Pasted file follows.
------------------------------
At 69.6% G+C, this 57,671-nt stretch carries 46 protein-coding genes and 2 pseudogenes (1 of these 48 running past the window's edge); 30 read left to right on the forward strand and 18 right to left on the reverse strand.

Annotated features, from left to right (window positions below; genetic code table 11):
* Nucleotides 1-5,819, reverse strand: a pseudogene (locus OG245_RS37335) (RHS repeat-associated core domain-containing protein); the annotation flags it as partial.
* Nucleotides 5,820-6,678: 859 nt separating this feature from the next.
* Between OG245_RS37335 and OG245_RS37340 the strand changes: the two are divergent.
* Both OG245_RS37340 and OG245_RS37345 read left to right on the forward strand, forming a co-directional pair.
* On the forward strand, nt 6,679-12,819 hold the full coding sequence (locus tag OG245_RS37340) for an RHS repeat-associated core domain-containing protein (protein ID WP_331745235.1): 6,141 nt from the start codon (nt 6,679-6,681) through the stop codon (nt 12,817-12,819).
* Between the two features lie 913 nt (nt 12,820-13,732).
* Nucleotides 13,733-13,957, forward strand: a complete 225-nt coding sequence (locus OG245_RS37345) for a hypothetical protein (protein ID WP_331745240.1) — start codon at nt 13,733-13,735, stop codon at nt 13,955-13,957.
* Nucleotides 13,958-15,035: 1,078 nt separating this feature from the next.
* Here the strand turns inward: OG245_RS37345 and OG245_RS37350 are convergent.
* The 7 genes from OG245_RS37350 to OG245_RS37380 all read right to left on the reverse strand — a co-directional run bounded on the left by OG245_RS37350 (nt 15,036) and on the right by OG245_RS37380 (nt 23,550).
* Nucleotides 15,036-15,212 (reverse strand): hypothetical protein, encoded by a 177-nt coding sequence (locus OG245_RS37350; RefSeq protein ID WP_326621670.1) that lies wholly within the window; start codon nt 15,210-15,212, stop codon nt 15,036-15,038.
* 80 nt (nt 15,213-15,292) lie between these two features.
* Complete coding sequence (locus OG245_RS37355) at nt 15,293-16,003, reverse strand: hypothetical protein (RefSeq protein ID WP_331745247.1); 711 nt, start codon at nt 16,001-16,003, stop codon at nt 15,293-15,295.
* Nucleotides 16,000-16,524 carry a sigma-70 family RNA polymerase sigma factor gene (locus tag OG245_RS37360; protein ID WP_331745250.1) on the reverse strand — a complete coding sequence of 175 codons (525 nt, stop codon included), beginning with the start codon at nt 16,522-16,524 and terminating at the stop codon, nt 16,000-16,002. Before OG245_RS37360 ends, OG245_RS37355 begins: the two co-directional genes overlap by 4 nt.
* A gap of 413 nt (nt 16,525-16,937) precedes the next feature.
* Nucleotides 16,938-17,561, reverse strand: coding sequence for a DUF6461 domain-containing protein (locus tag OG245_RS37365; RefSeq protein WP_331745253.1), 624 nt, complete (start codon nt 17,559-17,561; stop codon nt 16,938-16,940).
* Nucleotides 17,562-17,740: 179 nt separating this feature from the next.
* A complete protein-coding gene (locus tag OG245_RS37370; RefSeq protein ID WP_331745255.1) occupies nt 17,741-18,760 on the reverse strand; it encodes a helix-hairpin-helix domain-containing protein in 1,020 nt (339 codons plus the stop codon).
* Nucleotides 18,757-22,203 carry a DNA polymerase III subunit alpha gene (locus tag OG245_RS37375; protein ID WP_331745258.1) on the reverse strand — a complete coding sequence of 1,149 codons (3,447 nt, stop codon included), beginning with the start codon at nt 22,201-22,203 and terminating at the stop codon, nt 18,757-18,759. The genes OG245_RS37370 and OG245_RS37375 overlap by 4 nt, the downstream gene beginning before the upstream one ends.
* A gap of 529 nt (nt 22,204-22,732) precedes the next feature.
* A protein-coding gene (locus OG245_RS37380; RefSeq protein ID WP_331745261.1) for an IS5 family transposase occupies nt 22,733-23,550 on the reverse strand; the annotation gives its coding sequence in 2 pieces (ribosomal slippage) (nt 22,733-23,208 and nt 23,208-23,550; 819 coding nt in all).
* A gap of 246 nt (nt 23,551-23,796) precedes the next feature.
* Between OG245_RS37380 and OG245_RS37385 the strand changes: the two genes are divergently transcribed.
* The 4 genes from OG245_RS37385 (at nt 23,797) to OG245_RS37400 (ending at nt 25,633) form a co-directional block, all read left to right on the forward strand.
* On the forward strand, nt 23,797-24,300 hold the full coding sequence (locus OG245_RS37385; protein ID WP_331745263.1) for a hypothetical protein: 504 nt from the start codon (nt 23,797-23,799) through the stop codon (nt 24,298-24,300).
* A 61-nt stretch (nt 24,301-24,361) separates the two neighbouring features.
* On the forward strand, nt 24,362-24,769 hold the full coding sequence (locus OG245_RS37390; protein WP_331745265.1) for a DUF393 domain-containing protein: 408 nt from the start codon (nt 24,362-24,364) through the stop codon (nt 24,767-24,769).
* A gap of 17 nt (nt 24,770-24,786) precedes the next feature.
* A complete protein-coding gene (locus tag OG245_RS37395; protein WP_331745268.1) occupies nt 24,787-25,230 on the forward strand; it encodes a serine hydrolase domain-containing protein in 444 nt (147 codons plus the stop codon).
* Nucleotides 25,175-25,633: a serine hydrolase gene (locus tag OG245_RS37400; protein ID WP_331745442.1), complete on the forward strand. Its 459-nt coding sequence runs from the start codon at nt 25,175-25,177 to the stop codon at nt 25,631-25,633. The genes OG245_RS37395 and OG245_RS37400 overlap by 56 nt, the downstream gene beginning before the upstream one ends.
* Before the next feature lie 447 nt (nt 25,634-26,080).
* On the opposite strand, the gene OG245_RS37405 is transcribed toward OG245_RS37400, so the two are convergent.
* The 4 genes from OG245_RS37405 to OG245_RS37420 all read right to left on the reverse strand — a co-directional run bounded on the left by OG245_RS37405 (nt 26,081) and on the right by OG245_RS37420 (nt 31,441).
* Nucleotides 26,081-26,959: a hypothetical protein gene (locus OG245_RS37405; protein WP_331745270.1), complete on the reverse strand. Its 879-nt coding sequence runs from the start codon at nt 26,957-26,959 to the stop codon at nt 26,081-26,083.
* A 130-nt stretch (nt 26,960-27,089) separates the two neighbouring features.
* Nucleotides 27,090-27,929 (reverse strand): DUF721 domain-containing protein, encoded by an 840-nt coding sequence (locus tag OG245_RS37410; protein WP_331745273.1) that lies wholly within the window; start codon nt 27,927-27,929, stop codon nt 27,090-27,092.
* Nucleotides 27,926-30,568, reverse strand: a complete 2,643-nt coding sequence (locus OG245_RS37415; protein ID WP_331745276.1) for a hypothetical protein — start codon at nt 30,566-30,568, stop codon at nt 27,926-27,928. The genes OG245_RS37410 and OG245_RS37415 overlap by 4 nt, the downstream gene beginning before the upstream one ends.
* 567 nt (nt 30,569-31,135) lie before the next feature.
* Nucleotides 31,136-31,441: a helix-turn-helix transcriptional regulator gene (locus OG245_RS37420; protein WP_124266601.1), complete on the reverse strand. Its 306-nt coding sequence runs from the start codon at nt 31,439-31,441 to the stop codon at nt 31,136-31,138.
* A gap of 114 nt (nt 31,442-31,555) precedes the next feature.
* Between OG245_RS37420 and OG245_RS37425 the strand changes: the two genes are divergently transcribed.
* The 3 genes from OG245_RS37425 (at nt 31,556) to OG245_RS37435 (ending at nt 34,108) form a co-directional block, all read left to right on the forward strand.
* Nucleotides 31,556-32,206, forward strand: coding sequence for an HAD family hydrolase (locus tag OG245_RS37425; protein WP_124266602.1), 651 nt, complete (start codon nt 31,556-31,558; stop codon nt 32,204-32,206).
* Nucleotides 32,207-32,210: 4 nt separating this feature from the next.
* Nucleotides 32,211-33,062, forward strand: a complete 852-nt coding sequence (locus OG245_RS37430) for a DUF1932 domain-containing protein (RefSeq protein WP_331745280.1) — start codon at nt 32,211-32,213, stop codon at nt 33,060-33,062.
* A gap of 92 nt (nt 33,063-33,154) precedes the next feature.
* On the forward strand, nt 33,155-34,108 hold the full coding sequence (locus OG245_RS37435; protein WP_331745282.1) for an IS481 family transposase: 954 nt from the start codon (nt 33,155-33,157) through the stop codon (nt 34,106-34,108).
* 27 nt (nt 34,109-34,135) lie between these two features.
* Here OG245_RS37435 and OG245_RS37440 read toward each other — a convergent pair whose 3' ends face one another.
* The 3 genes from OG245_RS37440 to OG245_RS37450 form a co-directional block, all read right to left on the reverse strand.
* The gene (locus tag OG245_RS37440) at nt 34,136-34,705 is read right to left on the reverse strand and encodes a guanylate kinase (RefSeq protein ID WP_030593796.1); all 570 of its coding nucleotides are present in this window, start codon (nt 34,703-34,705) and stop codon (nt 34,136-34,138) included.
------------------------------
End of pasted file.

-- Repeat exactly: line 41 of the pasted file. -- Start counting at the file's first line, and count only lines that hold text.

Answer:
* Nucleotides 31,136-31,441: a helix-turn-helix transcriptional regulator gene (locus OG245_RS37420; protein WP_124266601.1), complete on the reverse strand. Its 306-nt coding sequence runs from the start codon at nt 31,439-31,441 to the stop codon at nt 31,136-31,138.